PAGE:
In Griswold for the first time the Supreme Court recognized that couples, at least married couples, had a right to privacy, drawing on the Fourth Amendment's protection of private homes from searches and seizures without a warrant based on probable cause, the Fourteenth Amendment's guarantee of due process of law in the states, and the Ninth Amendment's assurance that rights not specified in the Constitution are "retained by the people". Baird (1972) expanded the scope of sexual privacy rights to unmarried persons. Hardwick (1986), the Supreme Court heard a constitutional challenge to sodomy laws brought by a man who had been arrested, but was not prosecuted, for engaging in oral sex with another man in his home.
In 1973, the choice whether to have an abortion was found to be protected by the Constitution in Roe v. The Court rejected this challenge in a 5 to 4 decision.
Attorneys for Lawrence and Garner asked the Texas Court of Criminal Appeals, the highest appellate court in Texas for criminal matters, to review the case.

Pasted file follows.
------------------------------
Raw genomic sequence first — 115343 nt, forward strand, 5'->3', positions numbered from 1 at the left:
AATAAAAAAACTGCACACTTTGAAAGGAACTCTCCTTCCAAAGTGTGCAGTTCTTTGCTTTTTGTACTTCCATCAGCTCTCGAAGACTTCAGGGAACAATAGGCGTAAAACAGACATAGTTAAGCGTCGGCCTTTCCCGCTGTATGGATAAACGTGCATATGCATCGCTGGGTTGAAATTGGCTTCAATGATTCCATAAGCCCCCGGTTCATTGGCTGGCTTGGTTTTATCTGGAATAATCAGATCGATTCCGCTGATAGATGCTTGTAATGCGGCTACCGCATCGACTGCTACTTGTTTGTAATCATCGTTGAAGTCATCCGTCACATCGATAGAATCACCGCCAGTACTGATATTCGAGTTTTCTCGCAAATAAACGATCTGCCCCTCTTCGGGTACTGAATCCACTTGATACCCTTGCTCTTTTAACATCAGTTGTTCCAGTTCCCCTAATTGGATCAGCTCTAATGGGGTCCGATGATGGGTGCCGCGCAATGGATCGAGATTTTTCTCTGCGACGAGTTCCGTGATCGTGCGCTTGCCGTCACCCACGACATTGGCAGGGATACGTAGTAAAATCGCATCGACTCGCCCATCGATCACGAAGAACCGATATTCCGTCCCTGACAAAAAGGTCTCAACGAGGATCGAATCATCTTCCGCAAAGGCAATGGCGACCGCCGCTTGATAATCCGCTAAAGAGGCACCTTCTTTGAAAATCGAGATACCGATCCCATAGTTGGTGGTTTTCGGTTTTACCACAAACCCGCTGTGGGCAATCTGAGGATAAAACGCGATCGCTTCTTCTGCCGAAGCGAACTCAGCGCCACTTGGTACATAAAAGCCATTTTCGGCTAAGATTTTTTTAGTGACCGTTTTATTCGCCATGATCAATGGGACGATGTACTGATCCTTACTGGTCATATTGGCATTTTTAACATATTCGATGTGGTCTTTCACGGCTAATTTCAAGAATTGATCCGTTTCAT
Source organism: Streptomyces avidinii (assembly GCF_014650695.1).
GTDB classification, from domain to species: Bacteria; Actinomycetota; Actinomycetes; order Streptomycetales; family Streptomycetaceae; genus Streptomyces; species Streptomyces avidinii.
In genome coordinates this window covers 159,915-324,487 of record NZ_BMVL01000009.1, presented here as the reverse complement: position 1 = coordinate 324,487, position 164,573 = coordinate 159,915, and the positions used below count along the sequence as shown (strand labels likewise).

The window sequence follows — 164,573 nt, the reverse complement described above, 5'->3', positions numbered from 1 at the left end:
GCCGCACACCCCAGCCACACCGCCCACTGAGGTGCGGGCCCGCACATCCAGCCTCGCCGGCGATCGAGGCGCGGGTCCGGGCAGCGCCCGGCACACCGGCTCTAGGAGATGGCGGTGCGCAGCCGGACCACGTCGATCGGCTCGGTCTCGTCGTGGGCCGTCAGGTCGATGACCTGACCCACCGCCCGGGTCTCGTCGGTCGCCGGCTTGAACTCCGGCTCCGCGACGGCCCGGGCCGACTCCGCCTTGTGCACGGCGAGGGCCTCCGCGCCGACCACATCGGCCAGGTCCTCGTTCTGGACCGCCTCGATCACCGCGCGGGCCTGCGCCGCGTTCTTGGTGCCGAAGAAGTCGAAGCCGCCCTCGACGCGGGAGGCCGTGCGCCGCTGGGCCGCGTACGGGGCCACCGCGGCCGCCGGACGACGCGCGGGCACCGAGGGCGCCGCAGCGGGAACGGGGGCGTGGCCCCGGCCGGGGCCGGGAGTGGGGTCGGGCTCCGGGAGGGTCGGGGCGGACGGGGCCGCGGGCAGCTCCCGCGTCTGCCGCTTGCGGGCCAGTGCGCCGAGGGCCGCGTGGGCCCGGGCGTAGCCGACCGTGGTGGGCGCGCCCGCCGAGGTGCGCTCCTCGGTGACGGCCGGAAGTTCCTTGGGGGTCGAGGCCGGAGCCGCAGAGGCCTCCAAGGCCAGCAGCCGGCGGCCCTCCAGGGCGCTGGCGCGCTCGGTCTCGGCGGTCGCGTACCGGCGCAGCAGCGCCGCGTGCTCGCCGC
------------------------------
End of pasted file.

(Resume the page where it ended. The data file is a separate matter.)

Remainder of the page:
After a year's delay, on April 17, 2002, that request was denied.
A second officer reported seeing them engaged in oral sex, and two others did not report seeing the pair having sex.
Lawrence repeatedly challenged the police for entering his home.
Apparently outraged that Lawrence had been flirting with Garner, he called police and reported "a black male going crazy with a gun" at Lawrence's apartment. In accordance with police procedures, the first to arrive, Joseph Quinn, took the lead both in approaching the scene and later in determining what charges to bring.
Four Harris County sheriff's deputies responded within minutes and Eubanks pointed them to the apartment. He later reported seeing Lawrence and Garner having anal sex in the bedroom.
He then reasoned that because state intrusions are equally burdensome on an individual's personal life regardless of his marital status or sexual orientation, there is no reason to treat the rights of citizens in same-sex couples any differently.
By the time of the Lawrence decision, ten states—Alabama, Florida, Idaho, Louisiana, Mississippi, North Carolina, South Carolina, Michigan, Utah and Virginia—still banned consensual sodomy without respect to the sex of those involved, and four—Texas, Kansas, Oklahoma and Missouri—prohibited same-sex couples from engaging in anal and oral sex.
Lawrence and Eubanks had been friends for more than 20 years.